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Publication Date

10-29-2018

Keywords

chronic pain, quality of life, mind, body, narcotics

Abstract

Background: Mind and body tools, such as exercise and meditation, can impact pain-reducing brain areas and lessen the pain experience for patients with chronic pain.

Purpose: To see if introduction of mind/body tools has measureable improvement on quality of life for patients with chronic pain.

Methods: As previously reported, we conducted a pilot study on adult women with stable chronic pain who were resistant to conventional therapies. Our intervention began in June 2015 and consisted of an initial 8-hour session. Following the initial session, meetings were 1.5 hours long weekly for 8 weeks, followed by biweekly meetings for 8 weeks, then monthly. Mind/body tools (ie, deep meditation, breath work, etc) were systematically taught and reinforced during meetings. World Health Organization Quality of Life-BREF (WHOQOL-BREF) surveys were completed periodically throughout the pilot study. The WHOQOL-BREF has subcategories for overall quality of life, physical health, psychological health, social relationships, and environmental health. Paired t-tests were used to compare patients at baseline and 24 months post-mind/body tool education.

Results: As previously reported, women (N = 5) were of mean age 43.2 years and body mass index of 35.8 kg/m2. Mean long-acting narcotic (LAN) was 260 morphine equivalents at baseline and now 68 morphine equivalents at 24 month assessments, respectively. Patients did not significantly decrease use of LAN. Only 4 patients completed the WHOQOL-BREF survey at 24 months. There was no statistical difference in patients’ overall quality of life, physical health, psychological health, social relations, and environmental health from baseline to conclusion of the study. Even so, ongoing verbal feedback universally praised the program and may be reflected in the changes we noticed in overall QOL within the first 3 months of the program. Ultimately, it is also notable that for most, the greatest benefits were seen at 3 and 6 months while the program was still ongoing. Most benefits were not maintained beyond active participation in the program.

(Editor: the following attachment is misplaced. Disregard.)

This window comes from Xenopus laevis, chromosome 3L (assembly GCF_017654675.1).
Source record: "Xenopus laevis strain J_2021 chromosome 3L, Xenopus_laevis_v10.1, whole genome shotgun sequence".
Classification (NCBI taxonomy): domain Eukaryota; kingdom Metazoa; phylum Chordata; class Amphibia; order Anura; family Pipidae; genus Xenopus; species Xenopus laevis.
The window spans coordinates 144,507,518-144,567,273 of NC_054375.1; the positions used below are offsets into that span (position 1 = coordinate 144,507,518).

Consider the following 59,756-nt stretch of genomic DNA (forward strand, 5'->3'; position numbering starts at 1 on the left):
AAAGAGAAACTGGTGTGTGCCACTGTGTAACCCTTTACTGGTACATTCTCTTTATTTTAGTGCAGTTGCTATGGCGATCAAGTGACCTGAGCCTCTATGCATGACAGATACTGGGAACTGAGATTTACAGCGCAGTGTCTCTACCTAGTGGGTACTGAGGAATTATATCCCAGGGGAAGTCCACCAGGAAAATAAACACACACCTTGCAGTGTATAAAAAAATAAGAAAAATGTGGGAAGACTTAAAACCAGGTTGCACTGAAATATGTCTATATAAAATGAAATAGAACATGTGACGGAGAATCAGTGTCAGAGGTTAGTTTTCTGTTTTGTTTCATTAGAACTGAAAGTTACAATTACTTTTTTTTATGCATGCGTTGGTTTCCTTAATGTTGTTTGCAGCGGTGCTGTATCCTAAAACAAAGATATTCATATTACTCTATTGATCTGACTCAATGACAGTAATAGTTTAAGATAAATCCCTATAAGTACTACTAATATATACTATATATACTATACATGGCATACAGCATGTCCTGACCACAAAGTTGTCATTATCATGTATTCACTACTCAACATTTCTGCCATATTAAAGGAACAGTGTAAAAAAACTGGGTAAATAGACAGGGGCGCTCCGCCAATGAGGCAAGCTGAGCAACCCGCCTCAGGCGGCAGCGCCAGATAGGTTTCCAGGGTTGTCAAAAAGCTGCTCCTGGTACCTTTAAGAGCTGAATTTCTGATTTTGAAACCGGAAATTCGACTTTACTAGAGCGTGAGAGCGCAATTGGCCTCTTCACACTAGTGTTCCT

Conclusion: Given that this was a pilot study with a small sample size, there were no significant findings or even notable long-term trends in measurable outcomes. While narcotic use decreased, patient use may have reduced because of the current changes in regulations and guidelines for narcotic use, perhaps in combination with this program. Further study is warranted.

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